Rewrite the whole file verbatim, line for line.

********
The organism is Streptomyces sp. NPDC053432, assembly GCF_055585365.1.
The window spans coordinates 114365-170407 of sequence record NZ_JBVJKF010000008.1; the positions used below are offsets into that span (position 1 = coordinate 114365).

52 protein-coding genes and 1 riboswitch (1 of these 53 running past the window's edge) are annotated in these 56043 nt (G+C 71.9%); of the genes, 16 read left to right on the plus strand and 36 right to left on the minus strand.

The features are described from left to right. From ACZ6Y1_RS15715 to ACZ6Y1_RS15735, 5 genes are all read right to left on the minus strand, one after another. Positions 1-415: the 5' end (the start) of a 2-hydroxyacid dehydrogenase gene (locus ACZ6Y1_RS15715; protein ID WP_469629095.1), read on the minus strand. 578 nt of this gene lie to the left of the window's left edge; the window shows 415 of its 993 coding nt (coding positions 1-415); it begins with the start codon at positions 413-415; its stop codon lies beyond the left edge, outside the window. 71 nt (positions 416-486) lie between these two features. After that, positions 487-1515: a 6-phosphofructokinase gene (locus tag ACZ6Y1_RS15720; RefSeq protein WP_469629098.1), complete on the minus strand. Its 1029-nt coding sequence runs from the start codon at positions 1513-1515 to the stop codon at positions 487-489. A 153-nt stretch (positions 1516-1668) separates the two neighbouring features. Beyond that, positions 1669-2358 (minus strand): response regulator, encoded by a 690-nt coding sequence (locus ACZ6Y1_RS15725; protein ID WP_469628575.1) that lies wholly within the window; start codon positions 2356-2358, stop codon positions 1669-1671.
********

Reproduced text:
The organism is Streptomyces sp. NPDC053432, assembly GCF_055585365.1.
The window spans coordinates 114365-170407 of sequence record NZ_JBVJKF010000008.1; the positions used below are offsets into that span (position 1 = coordinate 114365).

52 protein-coding genes and 1 riboswitch (1 of these 53 running past the window's edge) are annotated in these 56043 nt (G+C 71.9%); of the genes, 16 read left to right on the plus strand and 36 right to left on the minus strand.

The features are described from left to right. From ACZ6Y1_RS15715 to ACZ6Y1_RS15735, 5 genes are all read right to left on the minus strand, one after another. Positions 1-415: the 5' end (the start) of a 2-hydroxyacid dehydrogenase gene (locus ACZ6Y1_RS15715; protein ID WP_469629095.1), read on the minus strand. 578 nt of this gene lie to the left of the window's left edge; the window shows 415 of its 993 coding nt (coding positions 1-415); it begins with the start codon at positions 413-415; its stop codon lies beyond the left edge, outside the window. 71 nt (positions 416-486) lie between these two features. After that, positions 487-1515: a 6-phosphofructokinase gene (locus tag ACZ6Y1_RS15720; RefSeq protein WP_469629098.1), complete on the minus strand. Its 1029-nt coding sequence runs from the start codon at positions 1513-1515 to the stop codon at positions 487-489. A 153-nt stretch (positions 1516-1668) separates the two neighbouring features. Beyond that, positions 1669-2358 (minus strand): response regulator, encoded by a 690-nt coding sequence (locus ACZ6Y1_RS15725; protein ID WP_469628575.1) that lies wholly within the window; start codon positions 2356-2358, stop codon positions 1669-1671.